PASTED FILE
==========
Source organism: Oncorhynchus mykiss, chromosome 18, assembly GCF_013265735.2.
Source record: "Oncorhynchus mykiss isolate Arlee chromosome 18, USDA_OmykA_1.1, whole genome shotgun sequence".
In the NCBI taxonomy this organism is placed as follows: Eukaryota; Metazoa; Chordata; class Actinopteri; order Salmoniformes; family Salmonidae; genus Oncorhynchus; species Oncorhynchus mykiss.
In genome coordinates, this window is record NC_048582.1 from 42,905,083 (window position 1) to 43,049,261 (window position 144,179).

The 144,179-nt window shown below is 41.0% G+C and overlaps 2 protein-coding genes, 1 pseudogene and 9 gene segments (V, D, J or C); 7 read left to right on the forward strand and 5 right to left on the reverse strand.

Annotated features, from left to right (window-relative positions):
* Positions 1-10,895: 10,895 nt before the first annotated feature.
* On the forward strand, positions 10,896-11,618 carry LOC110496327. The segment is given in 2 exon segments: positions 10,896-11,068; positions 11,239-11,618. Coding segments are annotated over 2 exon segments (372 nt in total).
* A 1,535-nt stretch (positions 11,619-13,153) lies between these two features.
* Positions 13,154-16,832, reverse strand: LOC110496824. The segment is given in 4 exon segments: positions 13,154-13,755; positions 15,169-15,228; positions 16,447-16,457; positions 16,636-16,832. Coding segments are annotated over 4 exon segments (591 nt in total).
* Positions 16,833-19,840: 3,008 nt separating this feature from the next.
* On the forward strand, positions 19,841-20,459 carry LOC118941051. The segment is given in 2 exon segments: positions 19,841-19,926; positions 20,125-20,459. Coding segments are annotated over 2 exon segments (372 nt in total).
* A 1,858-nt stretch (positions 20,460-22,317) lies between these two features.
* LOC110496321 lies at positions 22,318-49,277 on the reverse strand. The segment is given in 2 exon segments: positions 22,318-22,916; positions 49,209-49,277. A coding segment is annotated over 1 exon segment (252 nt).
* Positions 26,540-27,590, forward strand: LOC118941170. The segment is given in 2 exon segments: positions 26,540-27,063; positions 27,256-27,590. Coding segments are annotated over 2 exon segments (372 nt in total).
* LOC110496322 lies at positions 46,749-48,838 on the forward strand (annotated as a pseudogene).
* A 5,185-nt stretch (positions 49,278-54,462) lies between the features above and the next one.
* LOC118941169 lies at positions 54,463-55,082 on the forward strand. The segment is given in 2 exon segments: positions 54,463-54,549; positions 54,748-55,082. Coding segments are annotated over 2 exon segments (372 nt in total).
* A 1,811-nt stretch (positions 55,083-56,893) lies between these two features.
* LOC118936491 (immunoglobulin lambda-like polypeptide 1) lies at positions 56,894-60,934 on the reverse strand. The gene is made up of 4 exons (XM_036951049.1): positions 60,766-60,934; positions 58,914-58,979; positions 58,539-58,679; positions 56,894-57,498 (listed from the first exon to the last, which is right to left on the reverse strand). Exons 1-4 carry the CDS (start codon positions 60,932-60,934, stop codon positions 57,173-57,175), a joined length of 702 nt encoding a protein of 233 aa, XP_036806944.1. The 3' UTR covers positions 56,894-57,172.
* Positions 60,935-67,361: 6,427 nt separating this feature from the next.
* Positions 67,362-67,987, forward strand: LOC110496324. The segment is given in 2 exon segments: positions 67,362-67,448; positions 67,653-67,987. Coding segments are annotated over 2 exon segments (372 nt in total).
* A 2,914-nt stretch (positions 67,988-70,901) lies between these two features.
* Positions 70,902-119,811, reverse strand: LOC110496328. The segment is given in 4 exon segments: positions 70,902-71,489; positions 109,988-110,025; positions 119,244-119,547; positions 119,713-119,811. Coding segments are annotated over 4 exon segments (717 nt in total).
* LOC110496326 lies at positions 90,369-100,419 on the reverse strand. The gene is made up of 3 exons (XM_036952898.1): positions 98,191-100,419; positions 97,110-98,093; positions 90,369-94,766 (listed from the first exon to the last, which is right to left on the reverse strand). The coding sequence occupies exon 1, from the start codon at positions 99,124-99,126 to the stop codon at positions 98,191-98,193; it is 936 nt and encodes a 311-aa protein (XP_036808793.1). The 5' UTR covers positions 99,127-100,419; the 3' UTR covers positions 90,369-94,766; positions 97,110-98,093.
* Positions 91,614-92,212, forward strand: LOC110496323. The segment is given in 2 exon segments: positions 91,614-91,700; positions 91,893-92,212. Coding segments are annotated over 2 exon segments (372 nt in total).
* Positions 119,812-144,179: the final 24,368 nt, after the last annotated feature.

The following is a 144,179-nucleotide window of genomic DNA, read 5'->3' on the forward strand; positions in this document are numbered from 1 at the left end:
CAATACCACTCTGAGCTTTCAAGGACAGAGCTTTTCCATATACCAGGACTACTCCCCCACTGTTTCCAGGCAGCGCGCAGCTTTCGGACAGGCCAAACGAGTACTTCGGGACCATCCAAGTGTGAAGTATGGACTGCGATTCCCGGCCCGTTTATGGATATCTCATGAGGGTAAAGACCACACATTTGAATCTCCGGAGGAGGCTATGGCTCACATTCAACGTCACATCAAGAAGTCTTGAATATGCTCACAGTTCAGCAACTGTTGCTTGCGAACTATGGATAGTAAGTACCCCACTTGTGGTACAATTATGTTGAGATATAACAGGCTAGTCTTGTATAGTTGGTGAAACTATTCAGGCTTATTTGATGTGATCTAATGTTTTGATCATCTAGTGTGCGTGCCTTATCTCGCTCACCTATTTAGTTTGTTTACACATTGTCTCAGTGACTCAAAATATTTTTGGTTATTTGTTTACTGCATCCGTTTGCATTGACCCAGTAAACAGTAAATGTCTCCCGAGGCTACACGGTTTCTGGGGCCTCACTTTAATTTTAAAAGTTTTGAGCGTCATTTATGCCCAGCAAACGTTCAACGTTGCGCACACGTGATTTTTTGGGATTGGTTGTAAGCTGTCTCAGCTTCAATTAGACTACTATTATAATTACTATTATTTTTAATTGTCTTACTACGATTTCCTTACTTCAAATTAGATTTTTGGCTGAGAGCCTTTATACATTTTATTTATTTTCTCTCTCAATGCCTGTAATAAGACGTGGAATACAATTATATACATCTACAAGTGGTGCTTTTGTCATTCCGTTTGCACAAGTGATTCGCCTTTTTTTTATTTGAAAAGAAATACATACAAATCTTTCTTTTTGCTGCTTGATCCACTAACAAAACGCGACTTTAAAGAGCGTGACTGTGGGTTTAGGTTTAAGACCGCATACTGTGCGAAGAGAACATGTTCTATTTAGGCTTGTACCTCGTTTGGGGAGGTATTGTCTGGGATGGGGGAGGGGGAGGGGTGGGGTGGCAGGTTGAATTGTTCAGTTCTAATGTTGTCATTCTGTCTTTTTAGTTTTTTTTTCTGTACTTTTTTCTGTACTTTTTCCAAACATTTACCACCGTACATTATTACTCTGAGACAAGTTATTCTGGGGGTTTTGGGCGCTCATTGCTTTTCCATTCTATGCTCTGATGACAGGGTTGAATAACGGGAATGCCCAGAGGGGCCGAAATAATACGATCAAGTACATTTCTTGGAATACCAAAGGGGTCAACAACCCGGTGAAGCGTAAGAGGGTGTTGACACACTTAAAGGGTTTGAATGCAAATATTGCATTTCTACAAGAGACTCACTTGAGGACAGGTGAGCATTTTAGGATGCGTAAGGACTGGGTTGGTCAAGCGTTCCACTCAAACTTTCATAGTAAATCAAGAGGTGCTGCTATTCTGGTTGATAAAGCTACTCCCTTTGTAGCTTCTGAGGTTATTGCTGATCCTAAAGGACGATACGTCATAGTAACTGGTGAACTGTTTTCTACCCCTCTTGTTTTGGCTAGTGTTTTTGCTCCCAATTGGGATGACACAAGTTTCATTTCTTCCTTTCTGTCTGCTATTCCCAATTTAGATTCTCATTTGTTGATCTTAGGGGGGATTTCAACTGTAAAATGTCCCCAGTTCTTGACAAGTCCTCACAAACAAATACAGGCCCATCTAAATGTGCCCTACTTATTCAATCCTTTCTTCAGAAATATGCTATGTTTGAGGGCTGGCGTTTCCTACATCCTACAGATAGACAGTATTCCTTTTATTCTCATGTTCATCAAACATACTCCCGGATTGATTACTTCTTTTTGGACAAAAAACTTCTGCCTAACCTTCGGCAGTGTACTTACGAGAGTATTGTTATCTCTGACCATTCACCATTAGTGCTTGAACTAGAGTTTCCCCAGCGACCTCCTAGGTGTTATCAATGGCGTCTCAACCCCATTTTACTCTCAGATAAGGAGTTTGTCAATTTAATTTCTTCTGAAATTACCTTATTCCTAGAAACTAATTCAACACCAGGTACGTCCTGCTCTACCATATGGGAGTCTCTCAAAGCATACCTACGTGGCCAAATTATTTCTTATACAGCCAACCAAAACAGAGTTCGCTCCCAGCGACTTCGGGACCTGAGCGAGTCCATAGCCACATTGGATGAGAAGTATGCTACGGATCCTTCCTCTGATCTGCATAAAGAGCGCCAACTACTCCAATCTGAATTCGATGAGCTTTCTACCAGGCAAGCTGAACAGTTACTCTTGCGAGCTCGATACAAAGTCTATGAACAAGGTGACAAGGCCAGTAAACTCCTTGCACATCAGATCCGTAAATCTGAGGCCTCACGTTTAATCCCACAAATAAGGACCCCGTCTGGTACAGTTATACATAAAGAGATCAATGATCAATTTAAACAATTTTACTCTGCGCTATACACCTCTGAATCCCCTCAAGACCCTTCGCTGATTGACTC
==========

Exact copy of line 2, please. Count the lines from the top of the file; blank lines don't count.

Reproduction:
Source record: "Oncorhynchus mykiss isolate Arlee chromosome 18, USDA_OmykA_1.1, whole genome shotgun sequence".